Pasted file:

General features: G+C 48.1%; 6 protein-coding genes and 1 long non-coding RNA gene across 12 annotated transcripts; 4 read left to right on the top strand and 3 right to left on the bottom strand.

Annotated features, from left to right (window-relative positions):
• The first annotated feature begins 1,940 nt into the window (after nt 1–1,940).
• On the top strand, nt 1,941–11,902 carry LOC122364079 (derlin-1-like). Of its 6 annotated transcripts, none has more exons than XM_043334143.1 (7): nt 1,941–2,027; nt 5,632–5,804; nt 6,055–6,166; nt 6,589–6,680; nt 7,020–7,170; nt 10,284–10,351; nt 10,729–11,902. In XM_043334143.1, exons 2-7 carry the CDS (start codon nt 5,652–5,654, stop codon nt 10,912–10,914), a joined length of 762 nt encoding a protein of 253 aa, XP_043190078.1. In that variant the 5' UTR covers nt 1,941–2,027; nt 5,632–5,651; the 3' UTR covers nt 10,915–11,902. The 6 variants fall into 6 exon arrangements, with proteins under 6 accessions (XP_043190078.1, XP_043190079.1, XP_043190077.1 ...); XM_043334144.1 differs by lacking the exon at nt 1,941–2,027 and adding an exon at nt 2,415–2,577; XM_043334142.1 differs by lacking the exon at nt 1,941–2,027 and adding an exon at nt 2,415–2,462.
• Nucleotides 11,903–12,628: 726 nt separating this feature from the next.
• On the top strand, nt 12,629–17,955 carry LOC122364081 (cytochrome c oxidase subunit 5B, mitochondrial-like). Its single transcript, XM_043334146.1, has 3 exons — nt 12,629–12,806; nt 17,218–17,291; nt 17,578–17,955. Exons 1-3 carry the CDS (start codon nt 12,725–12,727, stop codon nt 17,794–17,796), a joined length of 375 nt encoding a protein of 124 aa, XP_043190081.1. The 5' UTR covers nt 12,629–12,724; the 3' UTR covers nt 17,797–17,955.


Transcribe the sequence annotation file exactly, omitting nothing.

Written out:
General features: G+C 48.1%; 6 protein-coding genes and 1 long non-coding RNA gene across 12 annotated transcripts; 4 read left to right on the top strand and 3 right to left on the bottom strand.

Annotated features, from left to right (window-relative positions):
• The first annotated feature begins 1,940 nt into the window (after nt 1–1,940).
• On the top strand, nt 1,941–11,902 carry LOC122364079 (derlin-1-like). Of its 6 annotated transcripts, none has more exons than XM_043334143.1 (7): nt 1,941–2,027; nt 5,632–5,804; nt 6,055–6,166; nt 6,589–6,680; nt 7,020–7,170; nt 10,284–10,351; nt 10,729–11,902. In XM_043334143.1, exons 2-7 carry the CDS (start codon nt 5,652–5,654, stop codon nt 10,912–10,914), a joined length of 762 nt encoding a protein of 253 aa, XP_043190078.1. In that variant the 5' UTR covers nt 1,941–2,027; nt 5,632–5,651; the 3' UTR covers nt 10,915–11,902. The 6 variants fall into 6 exon arrangements, with proteins under 6 accessions (XP_043190078.1, XP_043190079.1, XP_043190077.1 ...); XM_043334144.1 differs by lacking the exon at nt 1,941–2,027 and adding an exon at nt 2,415–2,577; XM_043334142.1 differs by lacking the exon at nt 1,941–2,027 and adding an exon at nt 2,415–2,462.
• Nucleotides 11,903–12,628: 726 nt separating this feature from the next.
• On the top strand, nt 12,629–17,955 carry LOC122364081 (cytochrome c oxidase subunit 5B, mitochondrial-like). Its single transcript, XM_043334146.1, has 3 exons — nt 12,629–12,806; nt 17,218–17,291; nt 17,578–17,955. Exons 1-3 carry the CDS (start codon nt 12,725–12,727, stop codon nt 17,794–17,796), a joined length of 375 nt encoding a protein of 124 aa, XP_043190081.1. The 5' UTR covers nt 12,629–12,724; the 3' UTR covers nt 17,797–17,955.